What I really want to know is what exactly is the O.P. trying to do ie why
are we measuring resonances and comparing them to other vehicles?
As an auto tech i have never fixed a vehicle in my life :)
What i do is resolve concerns and i find this concern to not currently be
defined enough to resolve :)
( oh p.s rate of resolved conerns 97 percent in 7 yrs withh chrysler :)
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- Hello Dan,
A popular Frequency to Voltage Converter IC is the LM2907-N/LM2917-N
IC. See: <http://www.ti.com/lit/ds/snas555b/snas555b.pdf>
A recommended application circuit is Figure 16 on page 14. To be able
to detect variations in frequency you need a frequency to voltage
converter with a low output ripple. Hence this is why I recommended a
frequency to voltage converter with 2 pole Butterworth Filter to reduce
To select component values for the Butterworth Filter one needs to know
the range of possible resonant frequencies. What is the range of
possible resonant frequencies? My guess is 43 to 367 Hz. This guess
comes from an engine RPM range of 650 to 5500 and 4 power pulses per
The other Howard
On 3/2/2013 9:49 AM, A6intruder@... wrote:
> Just answering Jan and Jeremy got me thinking.
> Without looking at any data sheets let's say we have an IC that converts
> frequency to voltage. The Hall effect sensor puts out a square wave signal
> with equal high and low durations. So each time the sensor waveform
> a certain voltage (say 2 volts) it allows the IC to determine
> frequency and
> output the corresponding signal voltage.
> With a completely smooth turning gear wheel at a steady RPM we will get a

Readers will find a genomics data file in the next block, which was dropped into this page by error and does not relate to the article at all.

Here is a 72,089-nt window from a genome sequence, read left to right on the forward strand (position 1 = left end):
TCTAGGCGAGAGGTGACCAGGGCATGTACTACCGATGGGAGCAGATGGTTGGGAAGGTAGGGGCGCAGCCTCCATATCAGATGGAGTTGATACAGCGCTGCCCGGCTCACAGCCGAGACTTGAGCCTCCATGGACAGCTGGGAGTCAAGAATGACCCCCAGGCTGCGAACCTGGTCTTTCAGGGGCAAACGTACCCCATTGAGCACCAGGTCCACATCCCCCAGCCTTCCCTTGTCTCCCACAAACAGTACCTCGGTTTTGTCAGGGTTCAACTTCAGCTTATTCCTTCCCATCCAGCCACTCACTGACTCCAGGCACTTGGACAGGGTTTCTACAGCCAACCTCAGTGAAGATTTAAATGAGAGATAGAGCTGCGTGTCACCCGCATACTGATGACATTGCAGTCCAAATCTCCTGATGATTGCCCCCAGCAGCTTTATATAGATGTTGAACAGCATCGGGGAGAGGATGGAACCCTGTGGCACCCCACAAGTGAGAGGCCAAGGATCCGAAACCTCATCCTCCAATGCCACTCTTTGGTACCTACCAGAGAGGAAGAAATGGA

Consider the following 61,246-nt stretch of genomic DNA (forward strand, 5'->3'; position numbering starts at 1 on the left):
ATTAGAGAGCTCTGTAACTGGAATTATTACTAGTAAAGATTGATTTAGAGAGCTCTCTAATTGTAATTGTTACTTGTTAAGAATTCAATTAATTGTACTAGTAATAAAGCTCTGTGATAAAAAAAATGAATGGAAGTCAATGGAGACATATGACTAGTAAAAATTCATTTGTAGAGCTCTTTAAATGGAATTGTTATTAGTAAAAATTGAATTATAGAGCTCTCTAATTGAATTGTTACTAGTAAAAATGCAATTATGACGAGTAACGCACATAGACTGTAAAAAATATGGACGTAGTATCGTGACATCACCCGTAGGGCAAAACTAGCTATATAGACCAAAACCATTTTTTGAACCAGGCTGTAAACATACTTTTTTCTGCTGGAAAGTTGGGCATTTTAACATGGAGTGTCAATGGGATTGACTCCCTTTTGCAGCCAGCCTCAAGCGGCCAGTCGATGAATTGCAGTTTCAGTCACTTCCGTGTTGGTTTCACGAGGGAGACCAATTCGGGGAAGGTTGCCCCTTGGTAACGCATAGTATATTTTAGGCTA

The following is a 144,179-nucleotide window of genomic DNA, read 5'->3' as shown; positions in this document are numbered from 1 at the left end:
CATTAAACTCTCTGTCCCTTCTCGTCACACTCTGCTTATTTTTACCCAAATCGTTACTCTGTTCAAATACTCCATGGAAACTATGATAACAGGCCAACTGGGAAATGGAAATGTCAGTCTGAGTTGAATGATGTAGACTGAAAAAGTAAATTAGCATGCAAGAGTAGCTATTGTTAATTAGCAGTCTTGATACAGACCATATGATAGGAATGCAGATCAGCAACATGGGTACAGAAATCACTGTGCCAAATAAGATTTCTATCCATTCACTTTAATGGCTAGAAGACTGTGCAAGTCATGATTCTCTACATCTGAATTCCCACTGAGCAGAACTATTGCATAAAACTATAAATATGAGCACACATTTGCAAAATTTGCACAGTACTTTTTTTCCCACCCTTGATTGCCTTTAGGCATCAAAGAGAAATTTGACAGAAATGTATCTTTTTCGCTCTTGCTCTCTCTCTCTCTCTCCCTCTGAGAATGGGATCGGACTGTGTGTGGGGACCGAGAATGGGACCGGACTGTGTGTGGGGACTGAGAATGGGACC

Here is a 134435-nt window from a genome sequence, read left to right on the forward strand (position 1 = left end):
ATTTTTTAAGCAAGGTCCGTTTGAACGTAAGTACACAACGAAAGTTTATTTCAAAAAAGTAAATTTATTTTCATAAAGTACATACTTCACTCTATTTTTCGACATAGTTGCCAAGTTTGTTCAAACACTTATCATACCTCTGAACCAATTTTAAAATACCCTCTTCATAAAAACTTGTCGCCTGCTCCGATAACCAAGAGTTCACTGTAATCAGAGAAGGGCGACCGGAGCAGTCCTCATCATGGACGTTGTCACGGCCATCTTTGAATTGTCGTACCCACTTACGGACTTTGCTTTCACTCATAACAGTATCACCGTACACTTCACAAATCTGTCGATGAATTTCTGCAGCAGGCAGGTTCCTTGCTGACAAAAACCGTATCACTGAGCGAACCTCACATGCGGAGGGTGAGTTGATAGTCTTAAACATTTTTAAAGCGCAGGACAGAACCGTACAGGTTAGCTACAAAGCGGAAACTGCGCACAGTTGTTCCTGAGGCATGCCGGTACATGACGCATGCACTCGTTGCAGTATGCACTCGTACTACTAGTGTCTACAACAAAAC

> very steady signal voltage. Any time the frequency starts to vary the
> signal voltage will go up or down. In the case of four power pulses per
> revolution the IC should see four areas of changing voltage in each
> of the gear wheel. If you hooked an oscilloscope to the output of this IC
> you would see a steady horizontal line for a steady RPM with no power
> pulses. With power pulses you would start to see those four areas of
> changing voltage.
> The peak amplitude of the changing voltages would signify the magnitude of
> the resonance. Large resonance would be a faster change in frequency since
> the mechanical amplitude of the disturbance has to happen in the same
> of time...
> I'm thinking out loud here. I need to dig into some data sheets and
> see how
> fast these IC's really are...
> -----Original Message-----
> From: Electronics_101@yahoogroups.com
> <mailto:Electronics_101%40yahoogroups.com>] On Behalf Of Jan Kok
> Sent: Saturday, March 02, 2013 12:09 AM
> To: Electronics_101@yahoogroups.com
> Subject: Re: [Electronics_101] How to analyze change in frequency?
> A couple of questions: How many teeth are there on the gear that the
> senses? And, is there some way to tell where the "0" position of the
> flywheel is?
> I would suggest buying or borrowing a digital storage oscilloscope with a
> large memory (say 1 million samples or so) that can store waveform
> data to a
> USB key.
> Capture a bunch of waveforms from the sensor, and analyze them at your
> leisure on your computer.
> You'll get a frequency modulated square wave from the sensor. The
> higher the
> RPMs, the higher the frequency and the shorter the period of the square
> Write a program to measure the period of each pulse, and plot the
> frequencies of the pulses (inverse of periods). You can use the Excel
> wizard to plot your data.
> Does the graph of the frequencies look somewhat sinusoidal? That graph
> show the frequency modulation of the sensor square wave, and the cycles in
> the sinusoid should correlate with the power strokes of the pistons. The
> sinusoid should have much larger amplitude when the engine is under load.
> The amplitude should also be larger at certain RPMs where there is
> rotational resonance, compared with RPMs where there is no resonance.
> However, my hunch is that it will be hard to see any resonance, for
> reasons: the resonant frequency may be higher than the sensor squarewave
> frequency, friction in the engine and drivetrain will act to dampen any
> resonance, and the resonance may be buried in random noise.
> Sounds like a fun project. I'll be curious to hear how it turns out.